With all of the help so far you are on a fast track to recording, I am really looking forward to hearing more of your playing.

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carol m    64

Thanks knight for the kind words, but what is a calliope??? Sounds like it might be something a horse does, or a type fruit, but if you think its 'cool' I'm not complaining!

All the samples were done on the same original so any differences are due to the 'effects' that I tried out.

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carol m    64

Wow that is cool - my favorite part is

"The instrument's name originates from Greek mythology: Calliope (pronounced cal-eye-oh-pee), daughter of Zeus, was chief of the Muses and mother of Orpheus. Her name, in Greek, means "beautiful voiced"." Ha Ha, that's me alright :laughingg:

"A calliope is typically very loud; even small calliopes produce sound that can travel for miles". This one has gone right around the world several times already - amazingly. :)

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Tekker    1
And underneath these options is a box checked for 'Normalise to 0db after compressing.'

I think I understand what that means, (maybe just adjusting back to neutral 'gain'?) but one time after I did some different effects which didn't work out well, I tried to get rid of them using the Normalise effect, but that did something extra and got rid of nothing. So what is the Normalise effect used for?

Normalize raises the volume of the of the audio clip so that the highest peak is equal to 0dB. This gives you the most volume without ever going "over" 0dB and clipping (since all the other peaks are lower than 0dB).

WitchyWoman is correct that compression can make the waveforms bigger, but only if you use the makeup gain or the normalize features to increase the volume after compressing. Otherwise compression only decreases the volume of the audio material above the threshold of the compressor (so the waveform actually gets smaller).

-tkr

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carol m    64

Hi Tekker, that's certainly what happened when I used compression, the wave form got bigger and I reduced gain to -6 to avoid clipping. Maybe next time I'll try unchecking that box and see what happens. Thanks again for your help. :)

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Tekker    1
Hi Tekker, that's certainly what happened when I used compression, the wave form got bigger and I reduced gain to -6 to avoid clipping. Maybe next time I'll try unchecking that box and see what happens. Thanks again for your help. :)

If you have the normalize box checked, you shouldn't have had to decrease the volume as the signal should not have clipped. Normalizing puts the signal at 0dB but not over it. This is the loudest you can go without clipping.... Unless of course you add a compressor or a limiter. :)

-tkr

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carol m    64
If you have the normalize box checked, you shouldn't have had to decrease the volume as the signal should not have clipped. Normalizing puts the signal at 0dB but not over it. This is the loudest you can go without clipping.... Unless of course you add a compressor or a limiter.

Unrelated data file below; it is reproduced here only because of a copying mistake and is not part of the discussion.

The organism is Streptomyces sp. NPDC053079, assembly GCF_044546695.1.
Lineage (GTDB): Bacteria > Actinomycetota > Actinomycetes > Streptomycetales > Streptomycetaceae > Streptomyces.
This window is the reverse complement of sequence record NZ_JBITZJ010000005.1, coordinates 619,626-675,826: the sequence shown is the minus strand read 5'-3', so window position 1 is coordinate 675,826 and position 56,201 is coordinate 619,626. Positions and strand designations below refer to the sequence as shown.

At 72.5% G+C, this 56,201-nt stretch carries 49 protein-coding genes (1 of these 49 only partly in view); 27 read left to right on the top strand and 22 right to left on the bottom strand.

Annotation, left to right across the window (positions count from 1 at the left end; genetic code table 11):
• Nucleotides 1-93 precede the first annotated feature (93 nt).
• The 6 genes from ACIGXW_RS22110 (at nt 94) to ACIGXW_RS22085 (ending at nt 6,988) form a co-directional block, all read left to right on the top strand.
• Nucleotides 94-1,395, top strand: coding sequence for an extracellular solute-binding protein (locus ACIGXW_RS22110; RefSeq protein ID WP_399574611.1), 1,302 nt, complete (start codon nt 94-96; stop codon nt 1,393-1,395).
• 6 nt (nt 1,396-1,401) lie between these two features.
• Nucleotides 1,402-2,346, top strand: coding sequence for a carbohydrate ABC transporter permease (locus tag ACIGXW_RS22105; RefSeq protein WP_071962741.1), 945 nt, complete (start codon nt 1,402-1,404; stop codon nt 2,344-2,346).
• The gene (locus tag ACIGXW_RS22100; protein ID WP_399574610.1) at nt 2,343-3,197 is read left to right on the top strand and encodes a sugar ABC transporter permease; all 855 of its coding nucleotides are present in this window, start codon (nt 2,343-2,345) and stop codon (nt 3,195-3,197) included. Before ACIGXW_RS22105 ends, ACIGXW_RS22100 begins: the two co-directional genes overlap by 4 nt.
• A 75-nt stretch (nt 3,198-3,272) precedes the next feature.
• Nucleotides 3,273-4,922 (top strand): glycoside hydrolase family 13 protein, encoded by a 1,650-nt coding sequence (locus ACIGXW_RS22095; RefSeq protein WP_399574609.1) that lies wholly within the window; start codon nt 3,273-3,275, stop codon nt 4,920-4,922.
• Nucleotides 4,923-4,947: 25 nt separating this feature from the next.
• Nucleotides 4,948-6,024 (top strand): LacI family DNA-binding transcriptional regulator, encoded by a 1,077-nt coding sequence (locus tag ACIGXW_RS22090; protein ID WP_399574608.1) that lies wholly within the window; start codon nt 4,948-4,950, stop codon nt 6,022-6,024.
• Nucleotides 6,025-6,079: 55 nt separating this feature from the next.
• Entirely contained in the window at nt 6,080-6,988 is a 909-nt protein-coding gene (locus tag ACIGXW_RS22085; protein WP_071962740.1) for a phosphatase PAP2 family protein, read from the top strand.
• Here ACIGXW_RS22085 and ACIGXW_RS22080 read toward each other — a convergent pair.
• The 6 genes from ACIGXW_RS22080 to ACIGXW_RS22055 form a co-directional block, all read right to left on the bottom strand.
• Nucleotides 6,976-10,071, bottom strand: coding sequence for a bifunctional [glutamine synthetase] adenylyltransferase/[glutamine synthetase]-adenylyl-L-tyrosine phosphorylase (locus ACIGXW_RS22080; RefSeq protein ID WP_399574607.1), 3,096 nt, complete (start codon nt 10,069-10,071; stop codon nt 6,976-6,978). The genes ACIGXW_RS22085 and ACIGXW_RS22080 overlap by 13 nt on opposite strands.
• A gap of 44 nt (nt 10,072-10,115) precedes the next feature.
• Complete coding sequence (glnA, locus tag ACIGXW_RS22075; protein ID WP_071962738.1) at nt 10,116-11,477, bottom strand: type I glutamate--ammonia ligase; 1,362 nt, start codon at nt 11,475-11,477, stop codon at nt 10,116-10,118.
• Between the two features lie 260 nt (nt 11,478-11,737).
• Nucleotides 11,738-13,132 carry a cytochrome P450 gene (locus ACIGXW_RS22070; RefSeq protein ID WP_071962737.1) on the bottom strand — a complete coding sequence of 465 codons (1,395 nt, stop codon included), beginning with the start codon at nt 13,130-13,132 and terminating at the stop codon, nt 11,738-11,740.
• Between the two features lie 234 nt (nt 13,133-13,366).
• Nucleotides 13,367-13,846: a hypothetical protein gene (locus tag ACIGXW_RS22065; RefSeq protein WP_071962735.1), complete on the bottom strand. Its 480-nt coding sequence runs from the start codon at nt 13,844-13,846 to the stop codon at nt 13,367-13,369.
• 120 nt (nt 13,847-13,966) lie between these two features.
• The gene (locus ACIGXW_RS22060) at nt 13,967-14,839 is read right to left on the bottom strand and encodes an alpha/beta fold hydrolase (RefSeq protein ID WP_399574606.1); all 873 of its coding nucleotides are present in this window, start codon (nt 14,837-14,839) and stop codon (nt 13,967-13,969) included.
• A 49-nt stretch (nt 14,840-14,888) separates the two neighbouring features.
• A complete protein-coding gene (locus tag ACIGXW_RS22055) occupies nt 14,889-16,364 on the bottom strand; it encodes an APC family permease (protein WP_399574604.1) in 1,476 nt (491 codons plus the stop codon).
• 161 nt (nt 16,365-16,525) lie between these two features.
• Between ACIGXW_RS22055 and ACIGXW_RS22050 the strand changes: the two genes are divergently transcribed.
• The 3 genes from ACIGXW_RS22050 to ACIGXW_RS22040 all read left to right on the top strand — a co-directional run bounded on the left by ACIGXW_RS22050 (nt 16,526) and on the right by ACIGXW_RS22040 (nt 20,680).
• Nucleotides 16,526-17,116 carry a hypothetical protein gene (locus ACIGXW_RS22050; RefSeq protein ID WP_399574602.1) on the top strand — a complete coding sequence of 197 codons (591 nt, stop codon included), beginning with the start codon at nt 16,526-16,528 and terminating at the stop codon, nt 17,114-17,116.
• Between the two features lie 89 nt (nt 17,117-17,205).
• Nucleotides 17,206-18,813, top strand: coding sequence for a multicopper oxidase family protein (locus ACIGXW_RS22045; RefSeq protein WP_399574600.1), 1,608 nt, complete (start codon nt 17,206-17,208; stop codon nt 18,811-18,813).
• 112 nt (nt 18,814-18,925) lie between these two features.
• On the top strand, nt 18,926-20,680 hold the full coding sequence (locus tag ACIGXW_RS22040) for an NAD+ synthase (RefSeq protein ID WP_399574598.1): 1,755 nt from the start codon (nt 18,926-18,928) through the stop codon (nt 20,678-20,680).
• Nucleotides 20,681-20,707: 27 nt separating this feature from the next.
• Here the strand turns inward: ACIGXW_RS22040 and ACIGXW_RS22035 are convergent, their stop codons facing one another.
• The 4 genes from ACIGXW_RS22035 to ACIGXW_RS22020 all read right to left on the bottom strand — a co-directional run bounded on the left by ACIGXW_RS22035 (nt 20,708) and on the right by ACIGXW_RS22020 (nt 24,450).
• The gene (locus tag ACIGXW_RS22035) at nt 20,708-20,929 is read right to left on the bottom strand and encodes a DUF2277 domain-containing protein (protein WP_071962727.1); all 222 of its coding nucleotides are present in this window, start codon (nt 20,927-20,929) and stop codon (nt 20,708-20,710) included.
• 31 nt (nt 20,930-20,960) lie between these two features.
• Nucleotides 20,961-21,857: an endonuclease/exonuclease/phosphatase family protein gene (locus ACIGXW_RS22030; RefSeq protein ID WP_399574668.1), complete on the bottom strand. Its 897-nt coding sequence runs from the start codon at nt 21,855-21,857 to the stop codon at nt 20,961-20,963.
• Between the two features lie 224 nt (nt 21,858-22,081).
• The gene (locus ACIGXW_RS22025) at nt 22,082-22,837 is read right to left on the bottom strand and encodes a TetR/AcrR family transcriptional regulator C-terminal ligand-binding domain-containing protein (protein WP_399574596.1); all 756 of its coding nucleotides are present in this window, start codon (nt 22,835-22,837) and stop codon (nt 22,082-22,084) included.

-tkr

So what would the separate effect 'Normalise' do? Maybe do what the checked box does in the Compression effect, but for any of the other effects you might have used?

I really appreciate the help you are giving here Tekker even though I seem to have gone ahead with Audacity instead of going with Reaper which is what you recommended :blush: .......but hey, Reaper is 'next'....or maybe after Kristal!! You have been warned :winkthumb:

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Tekker    1
So what would the separate effect 'Normalise' do?

All normalize means is that it puts the largest peak to a certain value (usually 0dB - but some normalize functions will let you choose which value to set the highest peak to). It is the same thing if is a separate effect or a check box in the compressor.

The normalize box in the compressor will do this "after" compressing the signal. So the compressor lowers the level of the peaks and then the normalize puts the highest of the new (compressed) peaks at 0dB. Normalize is always the last thing you want to do. In other words, once you normalize you don't want to add any more effects because adding more effects will change the volume level and will likely put it over 0dB and cause clipping.

.......but hey, Reaper is 'next'....or maybe after Kristal!! You have been warned :winkthumb:

Honestly, if you plan on eventually ending up with Reaper, you're much better off just going straight to Reaper.

The recording process is exactly the same for pretty much any multitrack recording program, all you need to know is how that particular program works. You'd be better off learning how to use it right away than trying to "build up to it" with other programs, because you're just going to have to change what you learned in the other programs anyways. Things you learned in previous programs may not apply to the next one. The more time you spend with one program the better you will get at it.

The only time I would recommend starting out with something else than what you intend to use is if you were looking at a very expensive program to start out with. Then I would probably suggest something else that's less expensive just to test the waters in recording so you're not wasting money if it doesn't work out.

But since Reaper is only $40 (almost what it costs me to fill up my gas tank in a week ;)), then there's no reason not to use it IMO.... Especially if this is what you want to end up using.

Once I'm out for Christmas break (only 3 1/2 weeks to go :D) I'll finish up my recording software tutorial, which will hopefully take some of the mystery out of Reaper and other recording programs.

-tkr

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carol m    64

Thanks for that explanation Tekker.

Quote: Honestly, if you plan on eventually ending up with Reaper"

I don't really have a plan...as such, but I'm learning heaps from all the time, and that's always good.

I've been investigating the source of my 'noise' but I'll start a new thread for that because its a separate topic really.:)